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The challenges of peace

During the pedagogical talks about the Havana Agreements that I give in the mornings in the Transitional Area I meet people and stories that strike me

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During the pedagogical talks about the Havana Agreements that I give in the mornings in the Transitional Area, I have always been struck by the concentration in the staring eyes that I have seen in one of the assistants, a man with copper skin and a certain indigenous aspect who almost always wears a white T-shirt, and who, I guess would be around the age of forty.

Many take the floor to ask a question or express their opinion on a certain issue, but he has never done so, only listens and if he participates in the voting of any matter submitted to the audience for consideration, he always does so by raising his left hand, which made me think he was left-handed. Today I learned about his true situation.

At about ten o’clock in the morning I found him standing at the door of my lodgings. He seemed to be waiting for me to appear. As I greeted him with courtesy, he answered in a voice revealing shyness, asking me if I could give him a few minutes to discuss a matter. I invited him to come in and sit on a chair, while I sat on another in front of him.

Once his story began, I realized that my initial impression about his shyness was due to a different reason. It was not that my presence intimidated him, but the fact that he had physical difficulties to speak, which at the time that annoyed him also seemed to cause some shame. His words were born with work and every sentence completed must have seemed a victory.

It was the first thing he explained to me, making an obvious effort to find the precise word each time. It had happened to him after an enemy attack. He was an old guerrilla, he joined in the ’90s, he had just celebrated 27 years in the FARC. His misfortune occurred in July 2012, when they bombed the unit to which he belonged to, on the 37th Front.

On that day Silvio, the commander of the Front, and another considerable number of his companions were killed. He was wounded and was captured unconscious by the Army that arrived later. He never knew what really happened. When he returned to consciousness, he was in a prison in Medellín, accused of a number of serious crimes.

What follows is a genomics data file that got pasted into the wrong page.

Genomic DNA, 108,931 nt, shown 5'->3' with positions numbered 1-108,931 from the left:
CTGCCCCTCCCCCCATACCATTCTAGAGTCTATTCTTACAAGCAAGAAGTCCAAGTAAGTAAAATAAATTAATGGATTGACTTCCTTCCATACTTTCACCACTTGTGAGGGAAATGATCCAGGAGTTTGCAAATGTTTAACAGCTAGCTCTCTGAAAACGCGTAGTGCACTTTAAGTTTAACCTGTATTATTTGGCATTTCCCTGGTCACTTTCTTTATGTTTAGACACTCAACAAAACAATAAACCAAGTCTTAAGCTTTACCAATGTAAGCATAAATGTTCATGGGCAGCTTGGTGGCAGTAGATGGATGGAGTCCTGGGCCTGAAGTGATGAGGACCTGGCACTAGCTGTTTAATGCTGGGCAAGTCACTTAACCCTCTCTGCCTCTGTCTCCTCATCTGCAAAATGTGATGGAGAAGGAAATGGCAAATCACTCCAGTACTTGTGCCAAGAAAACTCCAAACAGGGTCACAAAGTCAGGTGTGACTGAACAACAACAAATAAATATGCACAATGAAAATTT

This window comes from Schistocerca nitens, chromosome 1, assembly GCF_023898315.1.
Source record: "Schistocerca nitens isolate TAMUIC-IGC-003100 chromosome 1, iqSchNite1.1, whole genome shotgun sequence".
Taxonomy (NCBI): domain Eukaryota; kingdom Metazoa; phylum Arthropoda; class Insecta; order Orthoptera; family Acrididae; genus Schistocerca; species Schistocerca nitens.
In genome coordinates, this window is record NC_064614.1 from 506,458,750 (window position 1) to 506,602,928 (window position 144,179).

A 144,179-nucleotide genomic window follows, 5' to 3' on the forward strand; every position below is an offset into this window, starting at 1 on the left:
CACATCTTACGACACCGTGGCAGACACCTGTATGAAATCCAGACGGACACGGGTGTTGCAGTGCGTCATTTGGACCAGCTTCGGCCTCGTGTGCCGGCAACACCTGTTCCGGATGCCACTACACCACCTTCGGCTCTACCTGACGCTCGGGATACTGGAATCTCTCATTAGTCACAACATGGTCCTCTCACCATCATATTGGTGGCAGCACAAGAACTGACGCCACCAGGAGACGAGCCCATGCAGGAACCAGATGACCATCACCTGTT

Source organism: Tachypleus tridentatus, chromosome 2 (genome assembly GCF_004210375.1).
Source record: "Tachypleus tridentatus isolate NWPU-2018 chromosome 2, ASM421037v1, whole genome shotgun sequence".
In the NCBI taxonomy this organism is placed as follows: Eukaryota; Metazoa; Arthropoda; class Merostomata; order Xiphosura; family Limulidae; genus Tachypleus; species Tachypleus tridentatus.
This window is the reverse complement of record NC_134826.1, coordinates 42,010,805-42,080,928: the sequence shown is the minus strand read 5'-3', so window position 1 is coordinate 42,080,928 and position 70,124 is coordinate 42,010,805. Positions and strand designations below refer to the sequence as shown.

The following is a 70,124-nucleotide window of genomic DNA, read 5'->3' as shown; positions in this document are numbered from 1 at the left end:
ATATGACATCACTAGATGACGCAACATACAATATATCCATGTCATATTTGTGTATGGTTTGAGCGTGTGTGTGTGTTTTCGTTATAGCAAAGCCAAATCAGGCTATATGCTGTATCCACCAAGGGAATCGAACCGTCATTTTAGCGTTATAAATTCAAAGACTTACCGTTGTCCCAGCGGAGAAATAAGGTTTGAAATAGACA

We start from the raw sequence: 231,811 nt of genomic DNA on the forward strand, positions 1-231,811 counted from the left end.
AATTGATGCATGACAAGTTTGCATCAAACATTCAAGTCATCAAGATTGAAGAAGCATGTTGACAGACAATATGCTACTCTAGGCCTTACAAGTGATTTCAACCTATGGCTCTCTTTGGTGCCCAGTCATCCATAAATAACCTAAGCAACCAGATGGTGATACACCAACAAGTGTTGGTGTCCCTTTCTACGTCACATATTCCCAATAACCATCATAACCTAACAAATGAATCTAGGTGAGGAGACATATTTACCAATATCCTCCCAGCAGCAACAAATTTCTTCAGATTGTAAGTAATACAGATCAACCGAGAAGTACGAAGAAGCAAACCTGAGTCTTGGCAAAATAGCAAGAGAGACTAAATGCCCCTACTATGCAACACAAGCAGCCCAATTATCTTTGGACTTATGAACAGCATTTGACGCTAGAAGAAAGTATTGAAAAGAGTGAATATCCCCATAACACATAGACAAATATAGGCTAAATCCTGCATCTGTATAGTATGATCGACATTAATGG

He could only hear well from one ear, the left. In the other ear, if anything he heard some slight hum. And he had completely lost his speech, he could not utter a single syllable. It was over a year before he could articulate words again, like a child learning to do it. All this is no coincidence, he suffered a kind of amnesia.

The cassette had been completely erased, as he himself says. He did not remember anything, not even the name of things. He had come to occupy the fifth place in the direction of the Front, for which a good level was required. Now he could not read, much less write. He was forced to learn everything again, in the cell and yard of a prison.

His dumbness was one more torture, until he was able to make himself understood of others. Even now he does not remember many words and his tongue does not respond as he would like. From the Front, especially at the insistence of Mario, began a meticulous search, until they found his whereabouts in jail. Since then he has had a support in the midst of his strange new reality.

As all this was not enough, he completely lost the mobility in his right arm, which, since he could remember, simply hangs on his shoulder like an inert object. After a first year of prison, he was transferred to another jail, also in Medellín. He has difficulty remembering those names. At last it was possible to obtain house arrests for him. And a year later he returned to the Front.

The best advances in his memory have occurred since returning to the mountain, as he says. But there is very little he can do and help with. Most of the time he sits in his creek, watching the others work on the various tasks. In a TAC that he did a year ago, they detected three serious brain injuries as a result of the bombs.

It’s not about shrapnel, but about the effects of the detonations that had thrown him away. The doctors recommended another TAC a year later, to observe its evolution. That’s what he wants to talk about, that they send him out for the exam. He states that for no reason he will abandon the movement, it is his whole life, he will continue in the struggle.

That is why he rejects the proposals of his family to go and live with them. He is interested in knowing what will be of his future, what he will be able to do, what will be his situation as a war disabled. I feel a chill, there are many others in the same or worse situation than he.

A real challenge.

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